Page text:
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TPF Condemns Kentucky Senate Attempt to Criminalize Provocative Speech Towards Police Officers

Updated: Mar 19, 2021

The bill, which flies in the face of the First Amendment, considers deriding and provoking law enforcement a misdemeanor.


March 17, 2021

NEW YORK — On Thursday, the Kentucky Senate passed the Community and First Responder Protection Act (KY SB211), a bill that would criminalize provocative speech towards police officers. State Sen. Danny Carroll (R), who sponsored the bill, classified offensive speech as being “obviously designed to elicit a response.” The bill would also promote steady or increased funding to law enforcement and place increased restrictions on protestors. This bill violates the First Amendment right to free speech.

“Nothing could be more dangerous to a free society than to criminalize verbal opposition to the excesses of a police state,” said Harvard constitutional law expert and Teens for Press Freedom consultant Laurence Tribe in an exclusive interview. “Attempting to outlaw nonviolent resistance to police authority renders us all the victims of dictatorship. The First Amendment cannot be reconciled with this novel attempt to suppress resistance. This is both outrageous and unconstitutional.”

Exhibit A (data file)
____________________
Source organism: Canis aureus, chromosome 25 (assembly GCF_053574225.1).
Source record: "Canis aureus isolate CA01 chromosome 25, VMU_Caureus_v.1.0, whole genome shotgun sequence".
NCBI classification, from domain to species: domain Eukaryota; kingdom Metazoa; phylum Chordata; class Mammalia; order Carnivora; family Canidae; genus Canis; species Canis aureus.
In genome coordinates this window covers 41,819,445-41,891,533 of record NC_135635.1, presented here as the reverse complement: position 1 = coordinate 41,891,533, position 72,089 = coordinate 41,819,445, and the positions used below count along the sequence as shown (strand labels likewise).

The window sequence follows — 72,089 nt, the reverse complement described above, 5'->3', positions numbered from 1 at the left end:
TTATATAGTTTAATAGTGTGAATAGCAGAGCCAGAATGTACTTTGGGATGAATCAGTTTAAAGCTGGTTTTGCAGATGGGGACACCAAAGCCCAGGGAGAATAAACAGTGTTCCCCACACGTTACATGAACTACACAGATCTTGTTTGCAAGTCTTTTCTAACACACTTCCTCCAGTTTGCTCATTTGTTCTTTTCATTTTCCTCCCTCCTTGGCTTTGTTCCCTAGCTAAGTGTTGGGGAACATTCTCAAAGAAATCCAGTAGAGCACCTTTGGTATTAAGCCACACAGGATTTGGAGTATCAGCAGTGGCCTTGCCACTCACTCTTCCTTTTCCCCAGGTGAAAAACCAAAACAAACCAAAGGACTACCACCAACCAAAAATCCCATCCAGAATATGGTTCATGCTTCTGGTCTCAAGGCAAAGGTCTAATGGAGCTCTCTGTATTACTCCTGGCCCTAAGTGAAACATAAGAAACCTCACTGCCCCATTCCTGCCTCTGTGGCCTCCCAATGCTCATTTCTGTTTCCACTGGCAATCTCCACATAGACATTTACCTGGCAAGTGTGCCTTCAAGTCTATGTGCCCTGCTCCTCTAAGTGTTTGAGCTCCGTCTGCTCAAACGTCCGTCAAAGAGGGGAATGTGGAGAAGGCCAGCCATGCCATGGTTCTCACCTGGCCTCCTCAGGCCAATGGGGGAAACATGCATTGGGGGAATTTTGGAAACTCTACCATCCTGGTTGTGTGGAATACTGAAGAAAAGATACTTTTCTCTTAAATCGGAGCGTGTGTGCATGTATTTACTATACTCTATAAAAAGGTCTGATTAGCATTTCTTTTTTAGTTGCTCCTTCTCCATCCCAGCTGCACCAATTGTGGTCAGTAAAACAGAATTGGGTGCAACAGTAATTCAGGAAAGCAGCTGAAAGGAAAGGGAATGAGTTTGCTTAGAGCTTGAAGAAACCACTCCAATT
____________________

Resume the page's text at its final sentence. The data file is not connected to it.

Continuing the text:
Teens for Press Freedom condemns this development as an attack on the First Amendment that sets a dangerous precedent for further censorship. We urge Kentucky lawmakers to repeal and reject this legislation. We call on our high school-age counterparts to defend their freedoms by contacting their representatives to ask them to pass countering laws.


Contact us at for more information on how to contact your representatives.

Click here to read the bill. Click here to read PEN America’s research into the criminalization of protest in the U.S. And read more about PEN America’s brief on government scrutiny of the Black Lives Matter movement here.

For more information on Teens for Press Freedom or our stance, contact


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